A business plan is as useful as you make it. Owners who view the document as a one-time chore miss out on the ability to refresh their vision and reevaluate goals as their business evolves. Those who look at a business plan as a valuable roadmap to be referred to on a routine basis are more likely to make informed decisions, impress investors, and, when the time comes, get the most from putting their limo business for sale.
Not Having a Hard Copy
A business plan that exists in your head might as well not exist at all. Owners of small limousine businesses with just a few employees often hold the mistaken belief that a written plan is only useful when seeking financing or operating under a complex business model. What’s so hard to understand about running a limo company? But while you may have a good grasp of day-to-day operations, you could be missing out on the bigger picture. A good business plan lays out everything from management structure to goals for growth. You can’t expect to build a sturdy house without a blueprint. Likewise, it’s hard to build – or grow – a solid business without a strong business plan.
Making Unrealistic Projections
Whether you’re trying to secure financing or make important reinvestment decisions, a business plan should always be honest. Many business owners make unrealistic projections about costs, revenue, or their market in an effort to impress investors. Lenders weren’t born yesterday. Given the choice between lending to a chauffeur business owner who claims to face few obstacles and limitless opportunity for limo business profits or a practical entrepreneur who recognizes he’s in a challenging and competitive marketplace, most lenders will choose the latter. If you’re making exaggerations in your business plan, you’re selling lenders – and yourself – short.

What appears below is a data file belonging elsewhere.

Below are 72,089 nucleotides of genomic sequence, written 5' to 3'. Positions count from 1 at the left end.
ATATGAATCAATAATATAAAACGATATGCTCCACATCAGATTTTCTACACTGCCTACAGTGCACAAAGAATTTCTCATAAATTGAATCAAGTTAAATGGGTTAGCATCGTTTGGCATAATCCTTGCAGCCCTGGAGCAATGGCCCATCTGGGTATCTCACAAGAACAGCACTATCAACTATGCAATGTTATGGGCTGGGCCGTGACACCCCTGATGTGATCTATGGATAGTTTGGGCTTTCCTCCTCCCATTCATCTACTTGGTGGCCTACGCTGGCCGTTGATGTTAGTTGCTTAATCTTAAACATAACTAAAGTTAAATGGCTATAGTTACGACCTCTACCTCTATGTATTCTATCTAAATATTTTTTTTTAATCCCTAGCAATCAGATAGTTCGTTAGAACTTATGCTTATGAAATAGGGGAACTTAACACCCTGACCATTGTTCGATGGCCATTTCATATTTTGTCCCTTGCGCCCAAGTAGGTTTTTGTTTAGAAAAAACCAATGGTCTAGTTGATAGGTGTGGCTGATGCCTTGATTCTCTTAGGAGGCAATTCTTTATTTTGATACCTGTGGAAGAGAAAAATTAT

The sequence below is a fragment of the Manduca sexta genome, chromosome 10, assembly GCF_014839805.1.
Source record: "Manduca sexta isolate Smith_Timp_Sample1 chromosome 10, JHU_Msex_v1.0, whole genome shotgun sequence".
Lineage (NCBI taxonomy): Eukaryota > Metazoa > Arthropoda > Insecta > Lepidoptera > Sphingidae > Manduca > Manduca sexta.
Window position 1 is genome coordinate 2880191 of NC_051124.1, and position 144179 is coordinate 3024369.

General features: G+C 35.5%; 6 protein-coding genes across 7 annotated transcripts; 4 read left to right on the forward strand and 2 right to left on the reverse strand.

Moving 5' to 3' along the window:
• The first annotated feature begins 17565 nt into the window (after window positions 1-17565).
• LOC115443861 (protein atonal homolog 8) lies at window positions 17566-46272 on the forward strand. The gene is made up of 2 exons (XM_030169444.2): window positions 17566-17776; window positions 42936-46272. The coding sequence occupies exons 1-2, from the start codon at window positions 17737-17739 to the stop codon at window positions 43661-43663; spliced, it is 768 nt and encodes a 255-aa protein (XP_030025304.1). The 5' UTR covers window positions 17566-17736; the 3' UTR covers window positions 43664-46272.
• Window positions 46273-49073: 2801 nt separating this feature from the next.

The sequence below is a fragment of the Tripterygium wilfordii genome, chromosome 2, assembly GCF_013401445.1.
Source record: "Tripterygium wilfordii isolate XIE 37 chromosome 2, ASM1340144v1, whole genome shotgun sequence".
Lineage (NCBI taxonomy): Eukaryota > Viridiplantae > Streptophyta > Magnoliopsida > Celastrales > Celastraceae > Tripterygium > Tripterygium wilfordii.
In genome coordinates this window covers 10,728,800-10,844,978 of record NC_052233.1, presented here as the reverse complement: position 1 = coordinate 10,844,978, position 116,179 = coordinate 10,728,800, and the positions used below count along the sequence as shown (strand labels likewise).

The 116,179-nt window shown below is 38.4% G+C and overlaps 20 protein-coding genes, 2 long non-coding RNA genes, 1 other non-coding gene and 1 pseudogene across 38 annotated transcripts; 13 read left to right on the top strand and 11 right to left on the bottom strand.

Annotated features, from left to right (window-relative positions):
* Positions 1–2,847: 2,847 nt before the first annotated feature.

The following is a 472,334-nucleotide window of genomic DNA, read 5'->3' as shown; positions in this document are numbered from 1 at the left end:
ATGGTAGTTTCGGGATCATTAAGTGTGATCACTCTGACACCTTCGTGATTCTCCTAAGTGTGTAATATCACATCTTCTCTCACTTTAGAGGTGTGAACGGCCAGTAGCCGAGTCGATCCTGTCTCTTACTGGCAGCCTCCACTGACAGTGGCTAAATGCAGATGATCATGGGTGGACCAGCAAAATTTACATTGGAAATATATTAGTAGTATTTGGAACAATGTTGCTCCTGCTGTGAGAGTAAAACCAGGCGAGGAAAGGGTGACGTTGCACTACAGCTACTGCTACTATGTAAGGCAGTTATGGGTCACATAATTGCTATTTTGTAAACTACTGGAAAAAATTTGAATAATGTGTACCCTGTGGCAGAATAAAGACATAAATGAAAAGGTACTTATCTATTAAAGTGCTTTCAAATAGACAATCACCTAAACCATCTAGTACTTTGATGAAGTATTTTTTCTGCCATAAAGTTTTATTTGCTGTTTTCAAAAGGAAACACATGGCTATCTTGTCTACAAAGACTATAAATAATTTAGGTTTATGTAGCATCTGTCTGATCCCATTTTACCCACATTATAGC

Being Too Specific or Vague
Many owners make the mistake of being either overly detailed or inadequately clear. Sometimes business owners focus so much on the numbers that they fail to precisely explain the purpose of their business. Other times, they clearly explain why their services are needed but don’t include the financial data, timeline, and market information to back up their business statement. A comprehensive business plan should provide a balance of “who, what, when, where, and why,” leaving no questions unanswered.
Putting Your Plan Away
All too often, business plans are filed away after the initial start-up period, never to see the light of day again. Bust like the businesses on which they are based, business plans are living, breathing entities. As the market changes and your company matures and evolves, so should your plan. When you have a written document, it’s much easier to perform progress checks as your company heads in new directions. Are your costs and revenues in line with projections? Has the competitive landscape changed? What about the economy? Are you on track to reach your retirement goals? A solid business plan can increase the odds that each decision you make is the right one, whether it’s making value-enhancing reinvestments or putting your limo service for sale.